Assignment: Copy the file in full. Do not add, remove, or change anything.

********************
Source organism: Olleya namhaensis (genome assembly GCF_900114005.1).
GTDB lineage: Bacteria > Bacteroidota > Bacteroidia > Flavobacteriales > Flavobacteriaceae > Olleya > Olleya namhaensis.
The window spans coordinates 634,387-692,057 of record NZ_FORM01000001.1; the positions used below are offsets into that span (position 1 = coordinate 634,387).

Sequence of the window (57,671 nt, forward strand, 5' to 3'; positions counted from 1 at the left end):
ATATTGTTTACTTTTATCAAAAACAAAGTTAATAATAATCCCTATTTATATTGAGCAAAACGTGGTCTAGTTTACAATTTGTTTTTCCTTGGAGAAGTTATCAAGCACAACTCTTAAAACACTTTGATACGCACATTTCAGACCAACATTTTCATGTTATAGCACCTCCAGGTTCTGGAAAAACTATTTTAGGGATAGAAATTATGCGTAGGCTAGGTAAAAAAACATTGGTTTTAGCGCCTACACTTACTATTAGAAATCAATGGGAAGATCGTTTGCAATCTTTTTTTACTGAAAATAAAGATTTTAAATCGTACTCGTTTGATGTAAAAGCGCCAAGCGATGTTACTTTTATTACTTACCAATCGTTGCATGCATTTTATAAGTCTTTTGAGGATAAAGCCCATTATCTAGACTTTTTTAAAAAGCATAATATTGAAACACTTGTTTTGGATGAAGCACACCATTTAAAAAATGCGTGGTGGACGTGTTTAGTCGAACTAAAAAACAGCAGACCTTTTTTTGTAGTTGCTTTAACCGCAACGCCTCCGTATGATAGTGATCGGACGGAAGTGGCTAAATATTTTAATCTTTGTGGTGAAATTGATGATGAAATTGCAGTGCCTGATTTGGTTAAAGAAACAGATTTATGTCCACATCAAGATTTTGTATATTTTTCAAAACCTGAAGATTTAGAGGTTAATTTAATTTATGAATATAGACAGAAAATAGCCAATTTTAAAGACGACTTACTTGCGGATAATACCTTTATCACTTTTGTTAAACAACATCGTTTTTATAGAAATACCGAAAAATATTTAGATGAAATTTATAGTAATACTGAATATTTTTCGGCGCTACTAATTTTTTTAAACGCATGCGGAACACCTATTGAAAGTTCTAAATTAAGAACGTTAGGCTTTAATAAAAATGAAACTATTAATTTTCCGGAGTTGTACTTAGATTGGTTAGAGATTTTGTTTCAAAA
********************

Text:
Source organism: Olleya namhaensis (genome assembly GCF_900114005.1).
GTDB lineage: Bacteria > Bacteroidota > Bacteroidia > Flavobacteriales > Flavobacteriaceae > Olleya > Olleya namhaensis.
The window spans coordinates 634,387-692,057 of record NZ_FORM01000001.1; the positions used below are offsets into that span (position 1 = coordinate 634,387).

Sequence of the window (57,671 nt, forward strand, 5' to 3'; positions counted from 1 at the left end):
ATATTGTTTACTTTTATCAAAAACAAAGTTAATAATAATCCCTATTTATATTGAGCAAAACGTGGTCTAGTTTACAATTTGTTTTTCCTTGGAGAAGTTATCAAGCACAACTCTTAAAACACTTTGATACGCACATTTCAGACCAACATTTTCATGTTATAGCACCTCCAGGTTCTGGAAAAACTATTTTAGGGATAGAAATTATGCGTAGGCTAGGTAAAAAAACATTGGTTTTAGCGCCTACACTTACTATTAGAAATCAATGGGAAGATCGTTTGCAATCTTTTTTTACTGAAAATAAAGATTTTAAATCGTACTCGTTTGATGTAAAAGCGCCAAGCGATGTTACTTTTATTACTTACCAATCGTTGCATGCATTTTATAAGTCTTTTGAGGATAAAGCCCATTATCTAGACTTTTTTAAAAAGCATAATATTGAAACACTTGTTTTGGATGAAGCACACCATTTAAAAAATGCGTGGTGGACGTGTTTAGTCGAACTAAAAAACAGCAGACCTTTTTTTGTAGTTGCTTTAACCGCAACGCCTCCGTATGATAGTGATCGGACGGAAGTGGCTAAATATTTTAATCTTTGTGGTGAAATTGATGATGAAATTGCAGTGCCTGATTTGGTTAAAGAAACAGATTTATGTCCACATCAAGATTTTGTATATTTTTCAAAACCTGAAGATTTAGAGGTTAATTTAATTTATGAATATAGACAGAAAATAGCCAATTTTAAAGACGACTTACTTGCGGATAATACCTTTATCACTTTTGTTAAACAACATCGTTTTTATAGAAATACCGAAAAATATTTAGATGAAATTTATAGTAATACTGAATATTTTTCGGCGCTACTAATTTTTTTAAACGCATGCGGAACACCTATTGAAAGTTCTAAATTAAGAACGTTAGGCTTTAATAAAAATGAAACTATTAATTTTCCGGAGTTGTACTTAGATTGGTTAGAGATTTTGTTTCAAAA